An average of five out of every 10 women may suffer some physical and emotional distress during the two-week interval between ovulation and menstruation. Dubbed the premenstrual syndrome (PMS), or premenstrual tension (PMT), the condition is now recognized and treated medically.
Physical symptoms of PMS include:
- Bloated abdomen
- Swollen, tender breasts
- Weight gain: sometimes up to 3 kg
- Headaches, often on one side
- Craving for sweet, high carbohydrate foods
- Pimples, boils, spontaneous bruises, clumsiness, dizziness, or faintness
- Exacerbation of asthma, epilepsy, migraine, conjunctivitis, and contact lens irritation
Among Emotional Symptoms of PMS are:
- Tension, anxiety, depression, tearfulness, forgetfulness, lack of concentration, irritability, and inability to make decisions
- Violent mood swings
- Some loss of confidence and disinterest in sex, work, and social life
Theories And Treatment Of PMS
No single cause for PMS has yet been identified. A number of theories, however, have been proposed and have led to successful treatment. Sometimes more than one treatment must be tried, but with trial and error, a great measure of relief can usually be found. It is important that any treatment is approved by your doctor.
One theory is that PMS is caused by an imbalance of the hormones estrogen and progesterone. Estrogen levels normally rise until ovulation occurs, then fall, but research has shown that in 40 per cent of PMS sufferers estrogen levels remain high in the second half of the menstrual cycle while progesterone levels are abnormally low. The treatment consists of doses of progesterone, which reduce fluid retention, breast tenderness, headaches, spontaneous bruising, and nausea, and also relieve many of the emotional symptoms, such as anxiety and depression.
Another theory is that women with PMS suffer from low levels of pyridoxine (vitamin B6), which works on many parts of the body, including the brain and the pituitary gland – the menstrual trigger – and on the body’s response to stress. This deficiency lowers the output of progesterone and estrogen. Doctors who advocate this theory treat PMS with vitamin B6 tablets from three days before the symptoms start, up to menstruation.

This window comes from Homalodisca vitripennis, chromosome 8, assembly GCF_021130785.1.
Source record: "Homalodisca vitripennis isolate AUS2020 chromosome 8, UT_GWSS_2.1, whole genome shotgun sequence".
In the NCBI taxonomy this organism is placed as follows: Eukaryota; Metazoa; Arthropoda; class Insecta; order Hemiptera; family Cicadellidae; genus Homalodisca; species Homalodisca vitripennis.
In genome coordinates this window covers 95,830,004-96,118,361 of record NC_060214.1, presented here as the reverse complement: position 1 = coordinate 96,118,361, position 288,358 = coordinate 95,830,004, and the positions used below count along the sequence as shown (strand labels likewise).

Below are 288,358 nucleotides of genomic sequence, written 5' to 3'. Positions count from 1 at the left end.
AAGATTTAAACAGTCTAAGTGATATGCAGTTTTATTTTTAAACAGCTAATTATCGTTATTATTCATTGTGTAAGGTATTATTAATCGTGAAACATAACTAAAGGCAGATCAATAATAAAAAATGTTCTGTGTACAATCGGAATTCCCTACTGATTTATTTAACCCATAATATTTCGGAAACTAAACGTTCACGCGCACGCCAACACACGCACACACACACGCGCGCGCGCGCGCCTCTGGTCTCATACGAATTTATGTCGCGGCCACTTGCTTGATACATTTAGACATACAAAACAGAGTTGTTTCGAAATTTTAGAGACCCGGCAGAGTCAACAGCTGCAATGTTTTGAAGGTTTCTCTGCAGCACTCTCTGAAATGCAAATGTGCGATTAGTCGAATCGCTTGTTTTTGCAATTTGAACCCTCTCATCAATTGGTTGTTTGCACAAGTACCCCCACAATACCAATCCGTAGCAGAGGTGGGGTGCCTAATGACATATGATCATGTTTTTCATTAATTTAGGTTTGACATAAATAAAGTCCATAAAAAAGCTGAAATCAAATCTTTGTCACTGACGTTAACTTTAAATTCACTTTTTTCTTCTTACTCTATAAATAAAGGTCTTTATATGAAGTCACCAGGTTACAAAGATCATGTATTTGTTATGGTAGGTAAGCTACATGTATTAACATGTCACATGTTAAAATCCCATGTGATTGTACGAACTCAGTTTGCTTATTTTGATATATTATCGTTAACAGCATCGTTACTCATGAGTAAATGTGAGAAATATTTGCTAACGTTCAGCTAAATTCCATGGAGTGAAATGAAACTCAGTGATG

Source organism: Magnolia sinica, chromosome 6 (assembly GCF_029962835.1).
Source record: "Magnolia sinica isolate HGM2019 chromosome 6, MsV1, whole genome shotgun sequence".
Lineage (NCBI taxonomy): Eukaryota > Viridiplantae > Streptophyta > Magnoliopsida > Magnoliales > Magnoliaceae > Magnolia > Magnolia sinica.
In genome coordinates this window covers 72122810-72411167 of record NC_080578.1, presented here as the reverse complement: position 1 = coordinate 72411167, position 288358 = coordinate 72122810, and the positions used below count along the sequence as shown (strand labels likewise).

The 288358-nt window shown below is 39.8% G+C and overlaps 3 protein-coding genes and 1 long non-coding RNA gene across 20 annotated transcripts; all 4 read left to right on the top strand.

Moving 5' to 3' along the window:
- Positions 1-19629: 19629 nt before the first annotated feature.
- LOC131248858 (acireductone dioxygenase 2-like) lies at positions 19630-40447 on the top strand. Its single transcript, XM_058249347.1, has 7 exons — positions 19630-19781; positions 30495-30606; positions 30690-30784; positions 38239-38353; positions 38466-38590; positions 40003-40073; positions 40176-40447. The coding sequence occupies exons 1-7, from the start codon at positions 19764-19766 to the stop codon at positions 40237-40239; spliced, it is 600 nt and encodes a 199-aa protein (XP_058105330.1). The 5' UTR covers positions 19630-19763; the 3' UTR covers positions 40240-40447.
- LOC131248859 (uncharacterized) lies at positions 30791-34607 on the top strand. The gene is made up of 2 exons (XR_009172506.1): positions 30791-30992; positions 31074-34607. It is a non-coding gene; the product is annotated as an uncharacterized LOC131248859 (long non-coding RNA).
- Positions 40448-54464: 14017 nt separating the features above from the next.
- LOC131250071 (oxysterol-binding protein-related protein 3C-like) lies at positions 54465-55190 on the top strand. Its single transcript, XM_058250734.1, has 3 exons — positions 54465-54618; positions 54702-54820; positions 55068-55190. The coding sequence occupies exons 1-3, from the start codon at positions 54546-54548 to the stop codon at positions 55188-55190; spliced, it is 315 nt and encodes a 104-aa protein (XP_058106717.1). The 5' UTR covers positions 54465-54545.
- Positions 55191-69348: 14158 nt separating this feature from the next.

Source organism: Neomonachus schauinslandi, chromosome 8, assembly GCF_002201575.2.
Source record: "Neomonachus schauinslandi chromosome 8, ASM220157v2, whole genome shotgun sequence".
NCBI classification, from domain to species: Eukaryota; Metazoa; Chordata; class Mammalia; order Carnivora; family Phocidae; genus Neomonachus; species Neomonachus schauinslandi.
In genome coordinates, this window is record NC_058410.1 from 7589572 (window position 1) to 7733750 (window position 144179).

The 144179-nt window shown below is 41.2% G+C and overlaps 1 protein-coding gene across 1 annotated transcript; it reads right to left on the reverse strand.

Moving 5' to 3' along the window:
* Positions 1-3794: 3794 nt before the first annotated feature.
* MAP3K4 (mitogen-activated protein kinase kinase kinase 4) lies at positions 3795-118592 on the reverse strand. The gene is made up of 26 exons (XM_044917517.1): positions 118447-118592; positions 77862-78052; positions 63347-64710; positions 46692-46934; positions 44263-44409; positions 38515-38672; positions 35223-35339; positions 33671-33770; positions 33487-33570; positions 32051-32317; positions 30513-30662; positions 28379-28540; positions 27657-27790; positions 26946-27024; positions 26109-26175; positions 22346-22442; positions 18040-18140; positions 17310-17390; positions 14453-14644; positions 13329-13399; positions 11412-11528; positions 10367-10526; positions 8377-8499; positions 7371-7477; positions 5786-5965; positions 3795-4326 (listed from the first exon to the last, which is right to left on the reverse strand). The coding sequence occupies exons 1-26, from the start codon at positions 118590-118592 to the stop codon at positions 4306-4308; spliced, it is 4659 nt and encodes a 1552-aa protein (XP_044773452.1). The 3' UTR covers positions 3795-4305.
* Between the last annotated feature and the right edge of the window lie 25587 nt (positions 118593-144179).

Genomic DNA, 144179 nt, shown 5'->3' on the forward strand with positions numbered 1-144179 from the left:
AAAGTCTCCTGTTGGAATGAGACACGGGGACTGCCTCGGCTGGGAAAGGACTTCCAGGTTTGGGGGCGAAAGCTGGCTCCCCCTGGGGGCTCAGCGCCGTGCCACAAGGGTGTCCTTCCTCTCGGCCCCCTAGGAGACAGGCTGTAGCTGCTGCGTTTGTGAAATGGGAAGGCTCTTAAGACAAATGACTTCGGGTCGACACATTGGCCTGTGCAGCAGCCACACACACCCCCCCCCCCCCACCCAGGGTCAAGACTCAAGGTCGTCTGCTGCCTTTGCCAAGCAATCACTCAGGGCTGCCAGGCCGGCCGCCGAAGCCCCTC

There is strong support for the theory that an excess of prostaglandin hormones causes nausea, moodiness, and water retention. Treatments with anti-prostaglandin drugs have achieved good results.
Other treatments include synthetic diuretics, which help to relieve water retention; tranquillizers; antidepressants; and treatment with the pill. These last three, however, have made symptoms worse in some cases.
Natural Remedies For Premenstrual Syndrome
- Many women have found relief through self-help. There is a plan of action you can adopt:
- Try to plan your life so that you do not put yourself under strain premenstrual
- Reduce water retention by reducing your intake of sodium
- Don’t worry about the temporary weight gain; you will lose retained water naturally during the menstrual period
- Keep food cravings in check; weight gained by eating large quantities of chocolate or other sweet foods will not be so temporary
- Lift your mood by planning to go to a concert, a play, or the movies
- Take up yoga, relaxation, or meditation to relieve tension
- Take extra care if you are prone to accidents, dizziness or fainting
- Do some aerobic exercise, such as running or swimming
- Alert your family and friends so that they are more understanding
- Develop an awareness of the symptoms and try to exert more self-control
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